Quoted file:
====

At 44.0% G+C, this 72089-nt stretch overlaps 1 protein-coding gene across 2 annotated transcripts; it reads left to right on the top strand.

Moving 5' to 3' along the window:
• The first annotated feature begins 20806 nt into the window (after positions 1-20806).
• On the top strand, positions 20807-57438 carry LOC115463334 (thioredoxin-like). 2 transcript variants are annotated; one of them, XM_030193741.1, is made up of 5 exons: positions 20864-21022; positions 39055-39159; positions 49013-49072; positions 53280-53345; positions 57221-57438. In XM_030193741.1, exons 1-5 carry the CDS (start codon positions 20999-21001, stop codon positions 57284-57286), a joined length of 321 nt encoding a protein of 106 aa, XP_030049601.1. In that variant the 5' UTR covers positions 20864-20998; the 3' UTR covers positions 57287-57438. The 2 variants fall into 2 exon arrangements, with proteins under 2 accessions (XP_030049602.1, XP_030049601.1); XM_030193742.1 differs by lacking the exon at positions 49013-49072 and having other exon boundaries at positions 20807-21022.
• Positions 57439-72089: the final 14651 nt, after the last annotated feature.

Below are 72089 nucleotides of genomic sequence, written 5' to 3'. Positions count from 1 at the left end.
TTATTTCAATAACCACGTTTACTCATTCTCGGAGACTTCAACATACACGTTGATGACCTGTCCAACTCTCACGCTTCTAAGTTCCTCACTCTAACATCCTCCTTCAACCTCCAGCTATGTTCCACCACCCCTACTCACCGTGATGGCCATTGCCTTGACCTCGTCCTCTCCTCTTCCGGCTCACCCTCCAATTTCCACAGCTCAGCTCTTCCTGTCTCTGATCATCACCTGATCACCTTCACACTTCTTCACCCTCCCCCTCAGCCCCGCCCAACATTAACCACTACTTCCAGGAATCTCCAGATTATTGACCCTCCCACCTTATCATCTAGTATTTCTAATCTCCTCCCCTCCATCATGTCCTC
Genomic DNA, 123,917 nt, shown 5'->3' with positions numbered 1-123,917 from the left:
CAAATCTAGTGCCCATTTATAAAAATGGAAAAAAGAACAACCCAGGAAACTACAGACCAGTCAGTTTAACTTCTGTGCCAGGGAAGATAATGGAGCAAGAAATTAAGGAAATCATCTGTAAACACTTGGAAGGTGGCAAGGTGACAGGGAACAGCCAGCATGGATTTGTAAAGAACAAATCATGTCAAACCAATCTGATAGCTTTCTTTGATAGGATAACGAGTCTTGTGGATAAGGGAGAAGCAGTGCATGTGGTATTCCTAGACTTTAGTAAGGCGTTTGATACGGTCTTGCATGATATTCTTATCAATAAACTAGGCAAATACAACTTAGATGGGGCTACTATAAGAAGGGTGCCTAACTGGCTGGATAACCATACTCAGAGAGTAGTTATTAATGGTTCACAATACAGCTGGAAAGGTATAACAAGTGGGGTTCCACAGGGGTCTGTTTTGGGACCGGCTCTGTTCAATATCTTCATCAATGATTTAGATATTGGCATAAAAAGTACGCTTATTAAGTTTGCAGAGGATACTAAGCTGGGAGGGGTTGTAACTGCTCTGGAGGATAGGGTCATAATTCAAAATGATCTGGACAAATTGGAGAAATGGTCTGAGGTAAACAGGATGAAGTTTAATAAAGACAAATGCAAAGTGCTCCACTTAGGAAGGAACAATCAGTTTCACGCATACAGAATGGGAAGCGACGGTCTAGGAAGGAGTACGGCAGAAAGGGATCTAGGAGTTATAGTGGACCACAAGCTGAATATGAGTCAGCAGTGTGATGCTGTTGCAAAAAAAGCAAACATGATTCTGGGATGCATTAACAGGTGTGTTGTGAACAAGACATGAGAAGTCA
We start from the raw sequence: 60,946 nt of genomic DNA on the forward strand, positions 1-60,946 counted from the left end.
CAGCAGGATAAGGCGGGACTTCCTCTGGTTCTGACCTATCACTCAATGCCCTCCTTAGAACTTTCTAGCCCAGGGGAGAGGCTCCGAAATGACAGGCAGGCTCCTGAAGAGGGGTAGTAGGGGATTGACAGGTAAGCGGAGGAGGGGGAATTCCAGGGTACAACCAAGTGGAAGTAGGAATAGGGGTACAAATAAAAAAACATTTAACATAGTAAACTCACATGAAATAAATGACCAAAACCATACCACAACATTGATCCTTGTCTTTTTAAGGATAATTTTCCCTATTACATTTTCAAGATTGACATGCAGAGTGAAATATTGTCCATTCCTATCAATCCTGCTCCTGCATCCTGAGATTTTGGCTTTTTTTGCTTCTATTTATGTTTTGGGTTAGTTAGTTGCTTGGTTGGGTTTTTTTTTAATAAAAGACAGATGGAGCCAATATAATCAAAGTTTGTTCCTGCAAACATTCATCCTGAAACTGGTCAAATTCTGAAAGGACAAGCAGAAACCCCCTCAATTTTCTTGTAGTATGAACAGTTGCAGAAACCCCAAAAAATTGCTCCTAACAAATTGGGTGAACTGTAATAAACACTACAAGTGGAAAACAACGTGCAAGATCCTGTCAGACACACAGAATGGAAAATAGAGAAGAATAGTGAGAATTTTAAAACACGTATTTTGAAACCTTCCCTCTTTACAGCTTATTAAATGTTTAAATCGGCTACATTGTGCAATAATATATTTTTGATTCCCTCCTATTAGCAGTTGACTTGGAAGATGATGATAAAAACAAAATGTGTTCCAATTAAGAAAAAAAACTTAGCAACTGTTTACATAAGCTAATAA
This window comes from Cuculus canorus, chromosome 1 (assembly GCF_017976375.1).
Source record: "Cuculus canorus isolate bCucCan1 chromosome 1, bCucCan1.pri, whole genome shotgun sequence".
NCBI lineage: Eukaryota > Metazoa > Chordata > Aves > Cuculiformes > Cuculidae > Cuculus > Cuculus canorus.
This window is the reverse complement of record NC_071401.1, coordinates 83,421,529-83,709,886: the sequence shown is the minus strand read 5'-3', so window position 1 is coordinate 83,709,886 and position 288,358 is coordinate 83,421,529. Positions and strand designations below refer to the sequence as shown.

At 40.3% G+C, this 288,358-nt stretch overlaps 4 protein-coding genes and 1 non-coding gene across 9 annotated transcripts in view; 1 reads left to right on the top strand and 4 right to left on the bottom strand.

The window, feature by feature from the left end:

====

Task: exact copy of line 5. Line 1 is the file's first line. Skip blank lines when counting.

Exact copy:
• Positions 57439-72089: the final 14651 nt, after the last annotated feature.